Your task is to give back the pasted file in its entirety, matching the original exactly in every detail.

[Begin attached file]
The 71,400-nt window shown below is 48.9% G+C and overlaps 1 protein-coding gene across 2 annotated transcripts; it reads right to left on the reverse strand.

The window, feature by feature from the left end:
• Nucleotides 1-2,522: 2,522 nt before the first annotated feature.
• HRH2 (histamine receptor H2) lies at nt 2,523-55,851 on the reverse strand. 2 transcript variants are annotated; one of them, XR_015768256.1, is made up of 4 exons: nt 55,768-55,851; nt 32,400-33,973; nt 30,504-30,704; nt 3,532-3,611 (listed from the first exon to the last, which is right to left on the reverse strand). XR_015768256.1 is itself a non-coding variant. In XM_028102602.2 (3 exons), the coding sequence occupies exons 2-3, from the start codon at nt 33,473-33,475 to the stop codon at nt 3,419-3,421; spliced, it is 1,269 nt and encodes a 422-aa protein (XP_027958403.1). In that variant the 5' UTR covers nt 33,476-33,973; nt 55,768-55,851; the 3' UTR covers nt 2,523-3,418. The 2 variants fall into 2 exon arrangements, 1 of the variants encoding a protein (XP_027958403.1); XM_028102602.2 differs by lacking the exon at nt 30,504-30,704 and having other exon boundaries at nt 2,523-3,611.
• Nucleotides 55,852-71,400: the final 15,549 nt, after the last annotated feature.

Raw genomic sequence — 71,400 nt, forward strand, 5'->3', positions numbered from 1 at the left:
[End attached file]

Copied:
The 71,400-nt window shown below is 48.9% G+C and overlaps 1 protein-coding gene across 2 annotated transcripts; it reads right to left on the reverse strand.

The window, feature by feature from the left end:
• Nucleotides 1-2,522: 2,522 nt before the first annotated feature.
• HRH2 (histamine receptor H2) lies at nt 2,523-55,851 on the reverse strand. 2 transcript variants are annotated; one of them, XR_015768256.1, is made up of 4 exons: nt 55,768-55,851; nt 32,400-33,973; nt 30,504-30,704; nt 3,532-3,611 (listed from the first exon to the last, which is right to left on the reverse strand). XR_015768256.1 is itself a non-coding variant. In XM_028102602.2 (3 exons), the coding sequence occupies exons 2-3, from the start codon at nt 33,473-33,475 to the stop codon at nt 3,419-3,421; spliced, it is 1,269 nt and encodes a 422-aa protein (XP_027958403.1). In that variant the 5' UTR covers nt 33,476-33,973; nt 55,768-55,851; the 3' UTR covers nt 2,523-3,418. The 2 variants fall into 2 exon arrangements, 1 of the variants encoding a protein (XP_027958403.1); XM_028102602.2 differs by lacking the exon at nt 30,504-30,704 and having other exon boundaries at nt 2,523-3,611.
• Nucleotides 55,852-71,400: the final 15,549 nt, after the last annotated feature.

Raw genomic sequence — 71,400 nt, forward strand, 5'->3', positions numbered from 1 at the left: